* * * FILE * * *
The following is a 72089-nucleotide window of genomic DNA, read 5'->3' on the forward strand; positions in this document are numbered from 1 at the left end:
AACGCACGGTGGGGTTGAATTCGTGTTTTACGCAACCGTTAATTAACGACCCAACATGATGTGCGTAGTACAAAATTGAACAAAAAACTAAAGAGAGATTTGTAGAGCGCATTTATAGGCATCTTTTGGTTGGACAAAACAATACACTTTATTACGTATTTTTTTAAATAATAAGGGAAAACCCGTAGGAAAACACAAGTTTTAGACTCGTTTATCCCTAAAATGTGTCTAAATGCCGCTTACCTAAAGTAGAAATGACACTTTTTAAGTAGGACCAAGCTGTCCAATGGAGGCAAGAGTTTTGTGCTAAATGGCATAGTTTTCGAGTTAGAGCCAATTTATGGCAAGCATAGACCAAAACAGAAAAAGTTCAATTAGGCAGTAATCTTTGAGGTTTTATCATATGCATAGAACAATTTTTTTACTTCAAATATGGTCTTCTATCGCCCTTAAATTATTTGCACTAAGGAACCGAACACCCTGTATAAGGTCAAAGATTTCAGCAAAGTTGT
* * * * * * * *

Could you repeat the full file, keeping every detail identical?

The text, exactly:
The following is a 72089-nucleotide window of genomic DNA, read 5'->3' on the forward strand; positions in this document are numbered from 1 at the left end:
AACGCACGGTGGGGTTGAATTCGTGTTTTACGCAACCGTTAATTAACGACCCAACATGATGTGCGTAGTACAAAATTGAACAAAAAACTAAAGAGAGATTTGTAGAGCGCATTTATAGGCATCTTTTGGTTGGACAAAACAATACACTTTATTACGTATTTTTTTAAATAATAAGGGAAAACCCGTAGGAAAACACAAGTTTTAGACTCGTTTATCCCTAAAATGTGTCTAAATGCCGCTTACCTAAAGTAGAAATGACACTTTTTAAGTAGGACCAAGCTGTCCAATGGAGGCAAGAGTTTTGTGCTAAATGGCATAGTTTTCGAGTTAGAGCCAATTTATGGCAAGCATAGACCAAAACAGAAAAAGTTCAATTAGGCAGTAATCTTTGAGGTTTTATCATATGCATAGAACAATTTTTTTACTTCAAATATGGTCTTCTATCGCCCTTAAATTATTTGCACTAAGGAACCGAACACCCTGTATAAGGTCAAAGATTTCAGCAAAGTTGT